Market-splitting is rampant in The Godfather. One family controls the Bronx, another Brooklyn, and so on. In a particularly apt bit of dialog, during the epic meeting of the five families, one head refers to the United States as being split into "territories." This meeting is the smoking gun of collusion amongst the five families. If they could survive evidentiary challenges, such gems as Don Corleone's "When did I ever refuse an accommodation?" would find prominent places in the prosecution's brief.
The tying in Coppola's film is blatant enough to make Yale, Hack v. Yale Corp., 237 F.3d 81 (2d Cir. 2000), or Microsoft, United States v. Microsoft Corp., 253 F.3d 34 (D.C. Cir. 2001) (per curiam), blush. And the ties that bind are first and foremost family ties. Hence the brilliant opening sequence of intercutting between shadowy interiors of business deals and sun-washed exteriors of the wedding, which lingers long enoughthe latter replete with multi-generational singing, dancing and tribute-payingto make us feel we're there, part of the family. The mistake of the father whose beseeching of Don Corleone opens the film was to miss this lesson. By not investing in respect for the family upfront, by forgetting that the contract with the Godfather is a deep basket of goods and services that one locks into for the long term, he insults the CEO. Only by signing up for the whole kit and caboodleincluding reciprocity of a sort and at a time to be named laterdoes he get into the club. Hence the plausibility of Mike's claim at the end of the film that he is imposing exilethe ultimate punishment by the market dominatoron his brother-in-law. Sonny's career as family head is doomed not just because he's a hothead but also because he forgets that ultimately it's all about family.
All these shenanigans are ways of restraining trade. And how better to restrain trade than decapitate the $600,000 horse of a Hollywood producer who won't hire your guy and leave the head in his bed, to whack a Las Vegas developer who won't sell you his hotel, or to execute your competitors point blank under the mantle of family ties? While making offers that one figuratively can't refuse is generally market-promoting, making offers than one literally "can't refuse" is market-restricting.
So, would going after mob commerce under the antitrust laws be an unprecedented prosecution of a monopoly that the government itself sponsored? Nope. The government unwittingly sponsors monopolists all the time, by imposing so much regulation that potential entrants don't bother. Thus the Godfather is referring to America's political organs when he says, "I believe in America. America's made my fortune." And he is speaking on behalf of countless regulatorily entrenched incumbentsfrom banks to taxis, Katrina Miriam Wyman, Problematic Private Property: The Case of New York Taxicab Medallions, 30 Yale J. on Reg. 125 (2013)too.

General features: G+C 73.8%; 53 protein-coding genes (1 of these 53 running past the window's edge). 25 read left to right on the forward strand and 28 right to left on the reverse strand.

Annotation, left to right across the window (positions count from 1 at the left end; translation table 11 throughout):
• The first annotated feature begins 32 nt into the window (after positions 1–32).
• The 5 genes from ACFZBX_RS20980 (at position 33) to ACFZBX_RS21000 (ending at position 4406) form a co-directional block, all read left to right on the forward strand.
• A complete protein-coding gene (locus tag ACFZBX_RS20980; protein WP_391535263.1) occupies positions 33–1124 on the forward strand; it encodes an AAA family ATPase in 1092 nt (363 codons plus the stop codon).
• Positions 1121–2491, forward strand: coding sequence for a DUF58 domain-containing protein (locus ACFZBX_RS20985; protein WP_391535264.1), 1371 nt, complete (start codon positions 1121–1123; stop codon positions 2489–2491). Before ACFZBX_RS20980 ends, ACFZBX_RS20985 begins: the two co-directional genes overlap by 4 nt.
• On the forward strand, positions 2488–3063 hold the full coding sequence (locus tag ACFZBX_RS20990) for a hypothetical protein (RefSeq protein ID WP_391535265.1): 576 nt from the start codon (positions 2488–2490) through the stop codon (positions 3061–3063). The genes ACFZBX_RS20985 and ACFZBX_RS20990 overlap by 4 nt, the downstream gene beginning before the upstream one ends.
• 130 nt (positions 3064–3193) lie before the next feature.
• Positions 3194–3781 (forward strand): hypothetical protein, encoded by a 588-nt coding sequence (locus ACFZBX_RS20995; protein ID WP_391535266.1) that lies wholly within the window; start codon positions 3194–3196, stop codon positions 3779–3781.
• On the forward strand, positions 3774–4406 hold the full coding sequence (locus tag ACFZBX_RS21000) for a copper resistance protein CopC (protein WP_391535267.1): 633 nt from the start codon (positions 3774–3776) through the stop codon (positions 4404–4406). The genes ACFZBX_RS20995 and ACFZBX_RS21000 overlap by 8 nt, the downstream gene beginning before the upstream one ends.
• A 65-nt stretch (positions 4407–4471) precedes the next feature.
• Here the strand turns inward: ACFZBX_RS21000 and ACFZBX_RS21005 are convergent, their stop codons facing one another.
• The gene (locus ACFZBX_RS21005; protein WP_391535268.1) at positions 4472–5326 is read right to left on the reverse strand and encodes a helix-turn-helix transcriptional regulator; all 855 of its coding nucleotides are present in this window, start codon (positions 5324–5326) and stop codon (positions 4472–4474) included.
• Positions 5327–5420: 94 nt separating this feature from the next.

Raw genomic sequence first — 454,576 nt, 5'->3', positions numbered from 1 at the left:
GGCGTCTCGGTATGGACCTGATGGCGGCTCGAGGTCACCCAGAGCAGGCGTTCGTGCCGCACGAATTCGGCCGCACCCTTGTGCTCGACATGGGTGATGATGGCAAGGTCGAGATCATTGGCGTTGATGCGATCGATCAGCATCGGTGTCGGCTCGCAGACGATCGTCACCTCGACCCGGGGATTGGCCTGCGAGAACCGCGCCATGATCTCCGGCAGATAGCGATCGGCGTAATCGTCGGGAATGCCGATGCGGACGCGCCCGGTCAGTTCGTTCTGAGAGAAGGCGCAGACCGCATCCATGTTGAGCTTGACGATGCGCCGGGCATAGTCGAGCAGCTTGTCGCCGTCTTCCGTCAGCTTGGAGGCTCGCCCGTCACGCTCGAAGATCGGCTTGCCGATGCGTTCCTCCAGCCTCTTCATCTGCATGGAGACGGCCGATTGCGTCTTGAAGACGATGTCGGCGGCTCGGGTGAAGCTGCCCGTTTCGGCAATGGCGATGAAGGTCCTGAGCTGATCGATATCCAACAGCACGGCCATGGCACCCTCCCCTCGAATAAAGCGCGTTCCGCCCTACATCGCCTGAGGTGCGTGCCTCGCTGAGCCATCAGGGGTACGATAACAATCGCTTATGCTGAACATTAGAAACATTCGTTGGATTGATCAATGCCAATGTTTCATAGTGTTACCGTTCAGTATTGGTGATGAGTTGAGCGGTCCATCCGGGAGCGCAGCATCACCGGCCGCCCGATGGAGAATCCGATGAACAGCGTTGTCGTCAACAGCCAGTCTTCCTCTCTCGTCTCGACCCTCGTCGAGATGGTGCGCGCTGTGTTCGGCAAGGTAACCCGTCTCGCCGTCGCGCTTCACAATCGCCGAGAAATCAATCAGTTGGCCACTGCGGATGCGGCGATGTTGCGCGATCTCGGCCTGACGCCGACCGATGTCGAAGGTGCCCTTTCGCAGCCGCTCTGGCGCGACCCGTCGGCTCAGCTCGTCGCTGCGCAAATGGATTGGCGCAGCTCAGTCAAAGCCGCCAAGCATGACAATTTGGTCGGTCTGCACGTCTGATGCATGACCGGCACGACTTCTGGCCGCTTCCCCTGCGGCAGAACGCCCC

Good Bye Lenin! (2003)
Goodbye "Goodbye Lenin!"?: The Longevity of Criticism
On the occasion of the passing of America's greatest film critic and Hollywood's greatest cheerleader, Roger Ebert, I wanted to reflect on whether his writing will stand the test of time. We often ask whether a given film will hold up, but what about a given review?
My most recent screening had been of "Goodbye, Lenin!" (2004), Wolfgang Becker's historical- comical-tragical (as Polonius would have called it) story of a GDR loyalist whose son, once she emerges from a coma during which the Berlin Wall has fallen, doesn't dare break the news to her. Sure enough, Ebert had reviewed the German film. And so two extra layers of translation in which the message might be lost stacked with the one of interest to me: from the setting (1989) to the filming (2003), and from the filmmaker's audience (Germany) to Ebert's (the United States).
Perhaps for the latter reason, the review is not among Ebert's longest or strongest. His wit is at its most inspired and devastating when fulminating over a train-wreck like Sex and the City 2: "I don't know a whole lot about fashion, but I know something about taste . . . ." With Lenin!, on the other hand, he admits being on his heels: "it is no doubt filled with references and in-jokes we do not quite understand." (More: http://www.rogerebert.com/reviews/goodbye-lenin-2004)
But I think the most important thing that Ebert's review doesn't understand -- or, to be more fair, doesn't acknowledge -- is the thematic role of Christiane's (Kartis Sass) deception regarding her family's history and her relationship with the socialist party. Summing his criticism, Ebert writes: "What 'Goodbye, Lenin!' never quite deals with is the wrongheadedness of its heroine. . . . How many of us lie to our parents, pretending a world still exists that they believe in but we have long since moved away from?" But has Christiane's son Alex (Daniel Bruhl) really moved away? It seems rather credulous to believe that the extreme lengths he goes to to freeze his mom in historical stasis (even enlisting an ex-cosmonaut to create fake news broadcasts, as Ebert notes) are really for his mom's health (the doctor has admonished that she must have no surprises). Peering a bit beneath the surface, we surmise that all this play-acting is for Alex's own benefit, at least in part. Hence his concession that "the GDR I created for her increasingly became the one I dreamed of."